lists, images, and even nested tables (a cell containing a table). The
list goes on.
The closing TD tag (</TD>) is optional. Some people use it as good
practice to close each table cell explicitly. If you have a table
inside a cell (nested tables), then you should use the closing tag to close each
cell and row as some browsers get nested tables wrong and will
display them incorrectly. So use </TD> if you want, as in:
but each new TD tag implies that the previous one has ended.
You begin each row with a <TR> tag.
for Table Row. Tables are always
constructed as sequences of rows. Thus <TR>
tells the browser that a new row is now beginning. If you don't use
the TR tag for each new row, the browser assumes the cells will keep
going to the right. There is also an
optional end tag (</TR>) to explicitly terminate a row. However,
each TR implies that the previous
row has ended. Again, if you have a table inside a cell, you are
recommended to close all cells and rows as some browsers need them to
get the nested tables to print correctly.
I used <H3 ALIGN="CENTER"> to center the table. The header tag, H3, has
no effect on the data. I could have used any header tag and the results
would have been the same. You can also
use ALIGN="RIGHT" to have the table aligned with the right side of the
browser screen (right justified). If you remove this attribute, you
will see the table
aligned with the left side of the browser screen (left justified). Note that some browsers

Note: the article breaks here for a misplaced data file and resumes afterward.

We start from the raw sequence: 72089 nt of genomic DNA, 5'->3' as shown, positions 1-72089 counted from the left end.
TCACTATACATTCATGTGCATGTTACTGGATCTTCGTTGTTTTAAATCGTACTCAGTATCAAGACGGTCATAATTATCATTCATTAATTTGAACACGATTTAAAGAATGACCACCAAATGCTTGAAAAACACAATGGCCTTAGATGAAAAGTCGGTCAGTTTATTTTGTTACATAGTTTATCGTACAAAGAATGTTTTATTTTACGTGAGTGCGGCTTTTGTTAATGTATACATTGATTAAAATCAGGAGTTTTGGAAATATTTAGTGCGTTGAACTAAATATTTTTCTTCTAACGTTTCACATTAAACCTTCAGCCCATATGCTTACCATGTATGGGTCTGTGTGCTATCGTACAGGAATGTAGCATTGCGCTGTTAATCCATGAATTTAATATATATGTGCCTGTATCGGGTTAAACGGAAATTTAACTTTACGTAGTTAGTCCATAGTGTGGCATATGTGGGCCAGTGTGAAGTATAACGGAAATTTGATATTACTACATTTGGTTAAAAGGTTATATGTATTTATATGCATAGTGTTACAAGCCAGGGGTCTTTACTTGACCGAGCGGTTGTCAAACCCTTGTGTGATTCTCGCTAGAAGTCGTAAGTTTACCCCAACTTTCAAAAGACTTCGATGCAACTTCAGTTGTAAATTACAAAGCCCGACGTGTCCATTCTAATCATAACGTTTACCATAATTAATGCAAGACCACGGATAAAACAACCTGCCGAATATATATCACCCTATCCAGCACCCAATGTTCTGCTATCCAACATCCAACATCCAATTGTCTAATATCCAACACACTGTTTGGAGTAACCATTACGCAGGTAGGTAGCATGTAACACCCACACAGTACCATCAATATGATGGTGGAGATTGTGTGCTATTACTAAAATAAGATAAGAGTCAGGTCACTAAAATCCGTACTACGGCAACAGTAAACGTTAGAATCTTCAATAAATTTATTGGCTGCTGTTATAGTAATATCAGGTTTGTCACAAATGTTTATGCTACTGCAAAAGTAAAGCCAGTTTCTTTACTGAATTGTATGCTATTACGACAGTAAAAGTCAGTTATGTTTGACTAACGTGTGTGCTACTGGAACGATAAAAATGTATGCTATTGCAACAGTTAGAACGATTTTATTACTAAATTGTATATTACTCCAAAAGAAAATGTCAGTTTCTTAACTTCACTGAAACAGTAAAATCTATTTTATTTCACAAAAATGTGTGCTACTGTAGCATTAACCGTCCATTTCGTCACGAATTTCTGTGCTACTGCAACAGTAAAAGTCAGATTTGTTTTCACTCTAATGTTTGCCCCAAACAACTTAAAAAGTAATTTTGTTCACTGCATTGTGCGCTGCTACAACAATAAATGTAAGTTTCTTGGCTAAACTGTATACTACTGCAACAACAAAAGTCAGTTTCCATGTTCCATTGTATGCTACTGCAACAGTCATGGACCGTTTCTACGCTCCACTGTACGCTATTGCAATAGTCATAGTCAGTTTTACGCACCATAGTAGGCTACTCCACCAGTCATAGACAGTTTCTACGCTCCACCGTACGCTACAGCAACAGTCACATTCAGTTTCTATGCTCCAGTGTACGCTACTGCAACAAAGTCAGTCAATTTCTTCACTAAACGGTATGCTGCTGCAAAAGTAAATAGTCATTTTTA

may not honor the ALIGN attribute to center a table.
Notice in our example, that the width of each column is not the same.
This is because the width of each column is determined by the width
of the largest cell in that column.
Now SWITCH to NOTEPAD and change the opening TABLE tag to:
After you have saved the change, load the web page into your
browser. This is what you should see:
The table now has a border around the outside and each cell is separated
from the other cells with borders. In some low level browsers, there
will be no border around the empty cell. "Cells" are the individual rectangles
in the table. The "1" in BORDER="1" is called the "value" of the BORDER
attribute and here it specifies a
border around the table 1 pixel wide. The quotation marks around the
"1" are optional. If you want to have a wider border, then change
the "1" to a bigger number. For example, change the "1" to a "10" so
that we have a border of 10 pixels. Do this now to see the effect.
Below is the output with a border width around the table of 10 pixels.
Try different pixel widths to see if there is one you would like to use
in your tables. Note: in some low level browsers, a wider border will
only be placed on the right
side of the table and on the bottom of the table. In other words, there
will be no wide border around the top and left side of the table.
The default value for BORDER is 1. Therefore <TABLE BORDER> would
have a border 1 pixel wide. The HTML 3 draft did not include the values for the BORDER
attribute and so browsers which use this table model might draw a border
around your table for BORDER="0". Try BORDER="0" to see what happens to
the table border.
Note that the empty cell is different in appearance from the rest
of the cells. If you